MADISON, Wis. - Darrell Sunderlage, 60, was crossing Northport Drive Thursday night when he was struck by a car. The driver took off and other drivers found Sunderlage's body in the middle of the street.
Days later, Sunderlage died at the hospital.
"It is sad, especially because of where he was coming from and the fact that he was finally in a good place in life," said Brad Hinkfuss. "When this happened the irony of it is that he finally had stable housing, he was in a supportive community, and he had people who were working with him and cared about him."
Hinkfuss was one of those people.
As the executive director of Housing Initiatives, Inc., Hinkfuss helped provide Sunderlage with permanent supportive housing. The organization has dozens of properties around the city and houses about 230 people.
Hinkfuss said this was probably the first time in Sunderlage's adult life that he had stable and secure housing.
"What was true for Darrell, what's true for all the clients that we serve, is he was formerly homeless, chronically homeless for at least a year. In his case it may have been significantly longer than that and all of our clients come to us with severe and persistent mental illness," said Hinkfuss.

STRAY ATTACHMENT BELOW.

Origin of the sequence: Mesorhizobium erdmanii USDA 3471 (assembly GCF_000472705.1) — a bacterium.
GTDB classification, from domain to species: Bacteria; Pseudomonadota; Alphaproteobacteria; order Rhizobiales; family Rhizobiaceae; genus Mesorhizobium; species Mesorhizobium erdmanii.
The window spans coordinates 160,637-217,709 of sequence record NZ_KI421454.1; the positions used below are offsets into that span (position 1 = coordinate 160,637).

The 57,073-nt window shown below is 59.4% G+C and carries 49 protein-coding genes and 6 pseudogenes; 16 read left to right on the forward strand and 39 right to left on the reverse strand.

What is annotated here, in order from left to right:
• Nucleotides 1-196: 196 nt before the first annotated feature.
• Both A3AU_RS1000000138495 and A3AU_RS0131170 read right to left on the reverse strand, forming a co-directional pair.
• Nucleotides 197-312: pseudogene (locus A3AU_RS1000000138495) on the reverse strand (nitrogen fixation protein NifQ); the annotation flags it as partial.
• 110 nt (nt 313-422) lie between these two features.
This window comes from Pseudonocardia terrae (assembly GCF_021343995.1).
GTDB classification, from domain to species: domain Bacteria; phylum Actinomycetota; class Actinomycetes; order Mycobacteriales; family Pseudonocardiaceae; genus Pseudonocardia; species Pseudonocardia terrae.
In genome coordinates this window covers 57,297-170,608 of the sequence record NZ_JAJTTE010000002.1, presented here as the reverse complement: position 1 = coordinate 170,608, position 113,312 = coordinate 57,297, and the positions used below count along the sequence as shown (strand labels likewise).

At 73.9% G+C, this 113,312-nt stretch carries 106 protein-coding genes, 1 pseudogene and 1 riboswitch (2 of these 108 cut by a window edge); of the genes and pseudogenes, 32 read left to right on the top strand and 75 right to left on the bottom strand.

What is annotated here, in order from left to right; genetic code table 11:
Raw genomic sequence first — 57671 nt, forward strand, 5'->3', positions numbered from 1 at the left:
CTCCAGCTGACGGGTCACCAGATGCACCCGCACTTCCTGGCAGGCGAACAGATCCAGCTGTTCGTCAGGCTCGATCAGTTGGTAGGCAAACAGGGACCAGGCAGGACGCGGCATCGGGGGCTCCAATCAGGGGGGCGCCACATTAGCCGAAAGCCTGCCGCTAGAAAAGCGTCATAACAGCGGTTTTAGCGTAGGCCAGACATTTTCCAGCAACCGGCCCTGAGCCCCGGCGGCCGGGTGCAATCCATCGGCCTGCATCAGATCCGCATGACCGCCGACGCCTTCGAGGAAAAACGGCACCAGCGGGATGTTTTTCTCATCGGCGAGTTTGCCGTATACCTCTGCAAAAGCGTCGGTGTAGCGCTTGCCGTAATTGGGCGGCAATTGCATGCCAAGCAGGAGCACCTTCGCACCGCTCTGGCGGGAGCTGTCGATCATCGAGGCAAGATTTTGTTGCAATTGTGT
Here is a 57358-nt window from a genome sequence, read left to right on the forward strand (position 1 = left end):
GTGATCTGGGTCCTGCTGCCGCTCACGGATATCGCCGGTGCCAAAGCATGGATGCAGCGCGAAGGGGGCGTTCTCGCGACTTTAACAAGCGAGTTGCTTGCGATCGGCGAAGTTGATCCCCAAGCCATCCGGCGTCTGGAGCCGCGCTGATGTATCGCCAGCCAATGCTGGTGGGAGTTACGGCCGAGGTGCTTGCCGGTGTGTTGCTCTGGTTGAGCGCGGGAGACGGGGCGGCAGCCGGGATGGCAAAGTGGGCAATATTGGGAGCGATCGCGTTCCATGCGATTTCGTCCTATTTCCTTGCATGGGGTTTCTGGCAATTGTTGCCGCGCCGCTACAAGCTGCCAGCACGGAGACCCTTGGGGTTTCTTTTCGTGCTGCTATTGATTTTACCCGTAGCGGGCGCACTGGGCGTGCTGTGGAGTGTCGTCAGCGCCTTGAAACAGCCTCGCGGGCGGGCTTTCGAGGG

Sunderlage had stayed at Porchlight men's shelter briefly before finding Housing Initiatives, Inc. He had been living in his own apartment on Madison's north side for only a year and a half when he was hit and killed.
"He was someone who you may have seen in the median because he may have been panhandling. Or he may have been wandering along with his scruffy beard or the sidewalks walking to where ever he was walking. And the real tragedy here is that there isn't better care for folks like him who can lead really meaningful lives and are really great people," said Hinkfuss.
Police have not arrested a suspect yet, but a Madison police spokesperson said the traffic specialist investigating the case is making good progress and the community has been calling in helpful tips.
Hinkfuss hopes the driver turns themselves in.
"Darrell's life mattered just as much as anyone and everyone else, and that person needs to do the right thing," he said.
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